Rescues need help providing education to donors

In addition to mapping food rescue organizations and various factors, the team at Cornell also conducted surveys and interviews to better understand the challenges organizations face. Many respondents spoke to the storage, infrastructure and logistical constraints of operating a food rescue, such as limited access to cold or dry storage or staffing and transportation challenges. But another common throughline had to do with organizations’ ability to inform and conduct outreach to their food donors.

More than two-thirds of surveyed organizations (68%) noted that collateral and media resources explaining food safety, liability protections and tax reporting could help them significantly increase the amount of food that was rescued. With many food rescue organizers focusing mainly on the day-to-day operations of recovery and distribution and securing grant funding, there is little time to develop educational documents and resources.

Agard and Tanis recommend that food rescues — either through affiliation groups like the Food Rescue Alliance or networks like Food Rescue US — band together to create a shared media hub in which rescue organizations can obtain and customize assets and resources to be used in their education and outreach efforts. The researchers note that a collaborative undertaking between food rescue organizations and government agencies could ultimately help bolster the amount of businesses and individuals that participate and lead to significantly more recovered food.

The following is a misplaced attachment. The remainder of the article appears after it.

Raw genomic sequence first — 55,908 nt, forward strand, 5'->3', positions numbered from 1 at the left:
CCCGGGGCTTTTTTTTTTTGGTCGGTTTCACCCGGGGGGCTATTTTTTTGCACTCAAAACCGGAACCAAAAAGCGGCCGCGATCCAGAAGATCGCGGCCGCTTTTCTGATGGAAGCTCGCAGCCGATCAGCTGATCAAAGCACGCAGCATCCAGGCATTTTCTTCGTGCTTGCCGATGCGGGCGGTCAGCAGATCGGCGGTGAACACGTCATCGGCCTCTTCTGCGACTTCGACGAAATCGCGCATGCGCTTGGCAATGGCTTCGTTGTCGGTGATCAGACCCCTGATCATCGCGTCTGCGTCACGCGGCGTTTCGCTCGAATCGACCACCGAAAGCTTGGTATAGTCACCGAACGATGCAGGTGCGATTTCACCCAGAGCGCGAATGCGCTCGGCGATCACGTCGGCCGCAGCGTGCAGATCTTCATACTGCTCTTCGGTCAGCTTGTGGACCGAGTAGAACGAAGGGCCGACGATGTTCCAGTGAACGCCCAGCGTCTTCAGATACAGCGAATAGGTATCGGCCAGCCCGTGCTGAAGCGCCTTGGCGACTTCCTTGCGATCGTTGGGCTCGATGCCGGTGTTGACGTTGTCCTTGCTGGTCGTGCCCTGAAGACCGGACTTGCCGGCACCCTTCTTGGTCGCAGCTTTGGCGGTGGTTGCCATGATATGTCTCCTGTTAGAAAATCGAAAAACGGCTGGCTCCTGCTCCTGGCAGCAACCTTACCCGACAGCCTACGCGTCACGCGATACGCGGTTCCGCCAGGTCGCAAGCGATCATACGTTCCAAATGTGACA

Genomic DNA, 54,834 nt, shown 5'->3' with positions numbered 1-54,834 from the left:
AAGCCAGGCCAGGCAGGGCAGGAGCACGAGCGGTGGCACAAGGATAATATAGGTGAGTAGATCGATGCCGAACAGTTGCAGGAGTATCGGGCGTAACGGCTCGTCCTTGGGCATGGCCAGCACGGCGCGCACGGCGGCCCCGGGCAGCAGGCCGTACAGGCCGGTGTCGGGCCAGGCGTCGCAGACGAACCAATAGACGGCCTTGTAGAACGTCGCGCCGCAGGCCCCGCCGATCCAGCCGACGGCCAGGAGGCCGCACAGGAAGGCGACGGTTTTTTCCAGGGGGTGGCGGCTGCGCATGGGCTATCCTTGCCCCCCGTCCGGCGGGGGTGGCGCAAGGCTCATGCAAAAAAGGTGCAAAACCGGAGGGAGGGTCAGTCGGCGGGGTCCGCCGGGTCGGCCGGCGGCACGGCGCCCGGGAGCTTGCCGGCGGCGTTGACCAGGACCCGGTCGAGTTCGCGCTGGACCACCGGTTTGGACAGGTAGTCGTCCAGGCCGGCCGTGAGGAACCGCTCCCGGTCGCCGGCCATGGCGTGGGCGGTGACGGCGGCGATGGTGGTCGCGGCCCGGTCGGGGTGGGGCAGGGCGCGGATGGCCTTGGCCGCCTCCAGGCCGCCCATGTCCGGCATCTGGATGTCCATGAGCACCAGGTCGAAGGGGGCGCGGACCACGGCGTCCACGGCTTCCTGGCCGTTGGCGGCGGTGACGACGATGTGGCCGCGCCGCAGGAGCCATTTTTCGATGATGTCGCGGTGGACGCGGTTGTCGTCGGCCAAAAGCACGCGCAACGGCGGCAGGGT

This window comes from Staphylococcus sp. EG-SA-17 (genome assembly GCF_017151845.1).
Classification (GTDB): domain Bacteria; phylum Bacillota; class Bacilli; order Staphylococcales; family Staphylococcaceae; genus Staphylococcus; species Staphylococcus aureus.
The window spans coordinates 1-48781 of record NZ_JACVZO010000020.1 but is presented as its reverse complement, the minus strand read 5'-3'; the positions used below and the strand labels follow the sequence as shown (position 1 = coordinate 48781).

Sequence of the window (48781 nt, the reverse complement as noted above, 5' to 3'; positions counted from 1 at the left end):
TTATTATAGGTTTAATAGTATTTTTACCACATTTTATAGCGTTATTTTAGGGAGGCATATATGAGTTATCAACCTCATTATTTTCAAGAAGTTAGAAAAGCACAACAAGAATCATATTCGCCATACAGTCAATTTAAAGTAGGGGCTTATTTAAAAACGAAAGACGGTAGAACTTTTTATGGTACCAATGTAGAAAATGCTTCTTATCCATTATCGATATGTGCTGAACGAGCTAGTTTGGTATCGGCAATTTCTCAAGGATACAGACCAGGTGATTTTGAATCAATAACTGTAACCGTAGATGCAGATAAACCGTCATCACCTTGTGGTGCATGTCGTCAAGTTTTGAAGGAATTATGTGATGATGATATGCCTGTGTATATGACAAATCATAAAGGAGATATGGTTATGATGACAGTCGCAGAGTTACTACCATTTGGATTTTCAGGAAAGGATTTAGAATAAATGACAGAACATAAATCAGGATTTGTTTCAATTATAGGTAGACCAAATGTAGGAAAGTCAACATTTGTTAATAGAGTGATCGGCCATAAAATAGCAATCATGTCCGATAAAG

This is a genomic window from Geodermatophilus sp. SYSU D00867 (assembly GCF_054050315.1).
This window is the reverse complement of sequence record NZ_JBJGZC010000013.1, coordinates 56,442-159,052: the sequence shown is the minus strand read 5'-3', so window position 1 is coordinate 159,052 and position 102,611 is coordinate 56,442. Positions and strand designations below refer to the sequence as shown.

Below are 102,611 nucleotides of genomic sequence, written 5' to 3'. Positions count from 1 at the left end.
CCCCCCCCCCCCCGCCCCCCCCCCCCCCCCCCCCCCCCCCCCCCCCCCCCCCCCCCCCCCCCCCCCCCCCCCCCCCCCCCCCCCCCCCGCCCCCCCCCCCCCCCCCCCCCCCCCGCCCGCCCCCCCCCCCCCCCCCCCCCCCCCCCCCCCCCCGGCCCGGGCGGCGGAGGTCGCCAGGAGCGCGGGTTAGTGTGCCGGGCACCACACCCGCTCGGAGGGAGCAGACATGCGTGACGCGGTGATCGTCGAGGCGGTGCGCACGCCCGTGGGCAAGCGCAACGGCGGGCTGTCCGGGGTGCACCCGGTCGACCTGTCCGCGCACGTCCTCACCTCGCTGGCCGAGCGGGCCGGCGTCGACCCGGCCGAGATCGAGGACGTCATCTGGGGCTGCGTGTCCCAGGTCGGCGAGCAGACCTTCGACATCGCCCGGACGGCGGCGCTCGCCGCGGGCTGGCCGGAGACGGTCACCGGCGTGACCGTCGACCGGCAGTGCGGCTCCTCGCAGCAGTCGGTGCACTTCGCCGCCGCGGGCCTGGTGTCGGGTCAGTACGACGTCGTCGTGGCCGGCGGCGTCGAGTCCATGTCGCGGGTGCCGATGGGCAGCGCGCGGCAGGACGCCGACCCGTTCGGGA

Technology and innovative business models are propelling food rescue forward

As part of their efforts, the team at Cornell also outlined a growing list of technology services that are equipping organizations nationwide to better do their jobs. The report outlines donor-specific databases and tools like MEANS, Food Connect and ChowMatch, which allow donors to post available surplus foods and have approved nonprofit rescue organizations reach out to schedule pickups. Groups like Farmlink and Replate, who assist in managing logistics and rescuing food in the pre- and post-consumer foodstreams, are also included.

In addition to the platforms and businesses that are making an impact, the Cornell researchers also highlight growing trends in the food recovery space that show promise in assisting food rescue organizations. Ideas like transit partnerships with rideshare companies or meal delivery services like Uber, DoorDash and Meals On Wheels can help utilize existing transportation methods to ease the burden placed on food rescues and volunteers. Donated, recovered or unsold food supermarkets or sales windows can allow the food insecure to access foods and choices they may not typically have.

Accessing the full report

The full, 77-page Finding Food Rescue Pathways report from the Cornell Institute for Public Affairs has plenty of additional insights from food rescue organizations, details on the food policy landscape and recommendations to further food rescue efforts nationwide. To dive in, simply click this link to download and access the PDF.

Download Finding Food Rescue Pathways

Tagged: Food rescue, food recovery, food rescue report, Cornell University, food rescue locator, research, research report